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The Dirty Undertaking of Dispatch Companies

The Yomiuri Shimbun, via Yahoo!, has a story about the dark underbelly of ALT dispatch companies as English will become a compulsory subject in the fifth and sixth grades in 2011.

For example, schools have to deal with the constant turnover of ALTs. One BOE member in Saitama related that he is on his 4th ALT quit since April. This revolving door of teachers is not conducive to learning.

More Details on the Coming Change in Visa Renewals

The Japan Times has a good summary of the issues surrounding the changes to the visa renewal process starting in April 2010. I blogged about this a while back, but the Japan Times column covers some of the implications of having to enroll in an insurance scheme in order for foreigners to renew their work visas.

Eikaiwa in Bad Shape

Terrie Lloyd's column in Japan Today is supposed to be a look at the state of eikaiwa in Japan, but it's a poor effort stuffed with meaningless business-speak. Teaching English has been on a downward slide ever since Japan's asset bubble burst. The collapse of NOVA only served to make things worse. Let's take a look at the column.

New Immigration Law Passes

While I'm on the subject of immigration, the Lower House passed a bill on new residency rules last Friday.

The big changes:

Berlitz Drags its Feet

When we last saw Berlitz, it was suing five of its instructors and two officials of the National Union of General Workers (NUGW) Tokyo Nambu for ¥110 million in damages each on the grounds that their strike was illegal and that the union was trying to damage the company.

Revised Visa Renewal Procedures Starting in 2010

According to the Ministry of Justice, effective April 1, 2010, you will have to show your health insurance card--either kenko kokumin hoken (National Health Insurance) or shakai hoken (Company Health Insurance)--when you apply to renew your visa or change your visa status. If you do not belong to one of these plans, you will be encouraged (forced?) to join or your visa could possibly be revoked.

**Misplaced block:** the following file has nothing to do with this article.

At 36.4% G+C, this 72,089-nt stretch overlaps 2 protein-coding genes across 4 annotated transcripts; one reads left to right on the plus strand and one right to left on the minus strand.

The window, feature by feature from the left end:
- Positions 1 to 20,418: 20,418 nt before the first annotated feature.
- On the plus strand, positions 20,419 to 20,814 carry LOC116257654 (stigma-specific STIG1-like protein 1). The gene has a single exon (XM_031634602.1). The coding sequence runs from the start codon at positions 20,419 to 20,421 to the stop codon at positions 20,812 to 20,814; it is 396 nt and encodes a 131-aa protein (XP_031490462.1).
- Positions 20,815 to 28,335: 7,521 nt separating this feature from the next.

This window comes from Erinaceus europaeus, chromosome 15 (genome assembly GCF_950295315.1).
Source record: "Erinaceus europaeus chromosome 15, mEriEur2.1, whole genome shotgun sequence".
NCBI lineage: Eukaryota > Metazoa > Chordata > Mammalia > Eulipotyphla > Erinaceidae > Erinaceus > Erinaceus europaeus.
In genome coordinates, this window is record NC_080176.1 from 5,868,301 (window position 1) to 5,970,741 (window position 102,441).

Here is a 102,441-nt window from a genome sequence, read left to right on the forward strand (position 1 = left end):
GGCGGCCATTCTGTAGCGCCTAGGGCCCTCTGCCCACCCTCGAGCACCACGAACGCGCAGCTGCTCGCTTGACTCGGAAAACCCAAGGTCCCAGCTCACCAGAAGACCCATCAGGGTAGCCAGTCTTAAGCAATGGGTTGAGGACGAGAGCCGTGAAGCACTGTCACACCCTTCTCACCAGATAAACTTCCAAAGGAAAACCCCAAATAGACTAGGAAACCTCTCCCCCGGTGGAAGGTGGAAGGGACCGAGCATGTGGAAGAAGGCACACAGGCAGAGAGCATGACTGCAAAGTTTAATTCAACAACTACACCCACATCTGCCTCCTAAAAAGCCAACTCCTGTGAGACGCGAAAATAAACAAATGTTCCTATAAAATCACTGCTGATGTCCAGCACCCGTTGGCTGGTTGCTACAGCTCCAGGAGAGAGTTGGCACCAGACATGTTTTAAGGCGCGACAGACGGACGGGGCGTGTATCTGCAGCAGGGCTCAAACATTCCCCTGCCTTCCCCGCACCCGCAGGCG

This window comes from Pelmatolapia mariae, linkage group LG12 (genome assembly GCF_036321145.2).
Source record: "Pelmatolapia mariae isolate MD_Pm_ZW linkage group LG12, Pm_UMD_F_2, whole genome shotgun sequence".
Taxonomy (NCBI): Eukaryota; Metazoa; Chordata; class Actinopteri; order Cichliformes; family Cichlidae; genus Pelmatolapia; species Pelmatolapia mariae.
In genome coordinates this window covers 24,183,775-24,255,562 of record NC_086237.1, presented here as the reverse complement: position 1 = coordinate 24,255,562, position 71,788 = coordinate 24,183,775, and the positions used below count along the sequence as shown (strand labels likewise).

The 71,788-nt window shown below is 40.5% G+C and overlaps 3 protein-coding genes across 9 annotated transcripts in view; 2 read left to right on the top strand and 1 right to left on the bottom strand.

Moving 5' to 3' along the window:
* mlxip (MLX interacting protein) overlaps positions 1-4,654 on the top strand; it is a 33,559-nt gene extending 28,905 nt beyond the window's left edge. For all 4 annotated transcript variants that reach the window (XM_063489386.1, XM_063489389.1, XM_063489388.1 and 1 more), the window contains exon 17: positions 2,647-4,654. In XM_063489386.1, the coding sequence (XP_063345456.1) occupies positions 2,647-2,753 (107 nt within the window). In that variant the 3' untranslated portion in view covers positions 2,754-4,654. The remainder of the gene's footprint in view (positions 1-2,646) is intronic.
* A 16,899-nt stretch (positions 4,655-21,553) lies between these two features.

Tough Times

A propos my comment on now being a bad time to come to Japan, an example of how the economic meltdown affects English teachers:

Good Consumer, Bad Consumer

As Japan's economy began to meltdown last year, the Japan Times ran a couple of articles detailing how people were coping. One article was about a surge in the sales of bicycles while another noted how more and more people were turning to car-sharing as an alternative to owning a car.

Cycling back in fashion:

Berlitz Sues its Teachers

Great company to work for:

It has been 14 months since members of the Berlitz General Union Tokyo (Begunto) first downed chalk and launched rotating strikes against the language school Berlitz Japan.

The strike has grown into the longest and largest sustained strike by language teachers in Japan. While about 500 Nova teachers struck during that firm's collapse in 2007, the action only lasted a day.

G.com/G.edu: We're Sorry, Please Come Back

The General Union has posted details of an agreement between G.communication/G.education on their website. As you are aware, ever since NOVA went bankrupt, the General Union has been busy trying to get G.communication to rehire all of the instructors that were fired when G.com took over. It appears that they have succeeded.

Eikaiwa: 

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